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A Focus on Health and Wellbeing

by: Blu Santee, Vice President/Risk Services Manager, Risk Services Division, Hub International
One of the positives to come from the COVID-19 pandemic for the construction industry was a more aggressive focus by employers on health and safety issues – important for the protection of workers, the public and the viability of construction firms themselves.

Among their actions were stepped up well-being checks and balances like daily health certifications, temperature screenings, and checking for overall fitness for duty. Measures like pre-task analyses and daily safety briefings combined with better on-site housekeeping (keeping bathrooms clean and cleaning supplies on hand) reduced the risk of COVID-19 contagion and complemented other programs.

COVID-19 has relented, but maintaining that focus on health and safety is as relevant as ever.

Construction is statistically one of the most dangerous businesses, where nearly a quarter of all U.S. work-related fatalities occur. Fostering a culture of safety helps mitigate the various risks that add to workforce and financial pressures. It goes a long way to differentiating firms as they scramble for a diminishing supply of construction professionals. Further, it builds a positive brand that drives business success.
How Effective Safety Programs Should Be Framed
Health and safety hazards are among the biggest construction risks. It’s not just the danger of serious injury to employees that is a concern. A serious accident can lead to work stoppages, creating big financial risks for the project and company. 

Among the biggest dangers cited by OSHA include ladder falls (leading to 24,882 injuries and 36 fatalities annually); slips, trips and falls; respiratory hazards from exposure to airborne materials; and “struck-by” incidents involving vehicles or machinery.

Construction firms would do well to identify specific construction risks at each stage of the project and take appropriate measures to guard against them. Training and engineering controls are a smart investment, particularly when weighed against the drain of dealing with the aftermath of accidents.

Plus, having a safety program in place, with a documented record of following its stated policies and procedures, will have a positive influence on insurance coverage.

Four key components are necessary for an effective construction safety program that supports a culture of wellness:
Leadership That Walks the Talk
It takes a top-down embrace of safety as a core part of the company’s mission and culture for it to take hold and become an integral part of the organization’s fabric. Leadership commitment to safety is what inspires teams to make good decisions that keep everyone safe.
Effective Safety Training
This starts with supervisors and managers, who must not only understand and follow best safety practices, but also uphold safety as a corporate value. They must be open to workers’ concerns about safety, reinforce safety basics, and recognize and reward “safe” behaviors.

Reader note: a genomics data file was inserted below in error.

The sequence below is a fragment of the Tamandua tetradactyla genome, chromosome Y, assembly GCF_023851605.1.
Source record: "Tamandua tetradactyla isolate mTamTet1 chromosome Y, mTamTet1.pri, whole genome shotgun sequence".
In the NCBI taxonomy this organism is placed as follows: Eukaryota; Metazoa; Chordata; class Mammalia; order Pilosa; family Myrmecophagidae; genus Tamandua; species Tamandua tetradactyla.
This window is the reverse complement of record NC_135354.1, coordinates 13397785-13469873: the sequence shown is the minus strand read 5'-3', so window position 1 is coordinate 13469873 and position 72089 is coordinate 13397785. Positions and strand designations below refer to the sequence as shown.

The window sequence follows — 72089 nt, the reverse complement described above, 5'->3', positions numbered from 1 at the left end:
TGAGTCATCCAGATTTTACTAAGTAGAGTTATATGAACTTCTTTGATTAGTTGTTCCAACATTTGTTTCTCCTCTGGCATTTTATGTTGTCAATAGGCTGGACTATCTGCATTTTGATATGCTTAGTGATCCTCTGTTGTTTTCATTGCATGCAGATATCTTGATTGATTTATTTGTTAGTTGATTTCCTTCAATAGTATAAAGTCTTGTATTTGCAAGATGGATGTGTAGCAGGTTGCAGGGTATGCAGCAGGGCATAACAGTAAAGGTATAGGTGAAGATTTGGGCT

Workers themselves need to be shown how to recognize and manage potential hazards. Especially with the shortage of construction professionals, new hires are not likely to have the same skill sets and experience as workers with longer tenures. This makes safety training as important as skills training, and these workers likely will need closer supervision, too.
Written Policies and Procedures
The program should be designed to meet the ultimate goal of keeping workers safe and equipped to handle the rapid changes and unexpected hazards that can emerge on a construction site. It articulates what the company hopes to achieve with its safety program. It needs to be spelled out and updated regularly, reflecting best practices in terms of engineering controls as well as safety behaviors. It can be grounded in OSHA safety standards, but state and local measures are also important to include. People can’t be held accountable for safe behaviors if expectations are not written down.
Measure to Manage
Is the safety program delivering value? OSHA data shows that for every $1 invested in effective safety programs, as much as $6 can be saved in reduced illnesses, injuries, and fatalities. There are any number of metrics that be used to prove out the value of safety programs.

The Days Away, Restricted or Transferred (DART) rate, for example, is an OSHA calculation to determine how safe a business has been in a calendar year in reference to particular types of workers' compensation injuries. Measures such as this are helpful as benchmarks to monitor safety progress. Other indicators to track include the number of workers trained and reported near-misses. They should be chosen to support compliance and monitor continuous improvement for long-term refinement of the safety program. 

Also important is to refine the incident reporting process under the safety program. In order to gain the support of workers, it should be anonymous and also allow for feedback. By requiring supervisors to submit miss reports, firms can more effectively hone their safety strategies.

Building a culture of safety makes for smart business. While no contractor wants to come up on the wrong end of an OSHA safety inspection, the potential fines are nothing compared to the liability costs should a worker be seriously injured or die on the job. An effective safety culture and program to support it can vastly reduce the odds of that happening.

Every construction firm should make a culture of safety integral to its core values. This is more than just a compliance issue. It’s how today’s and tomorrow’s employees are safeguarded, and resilient construction firms are made.
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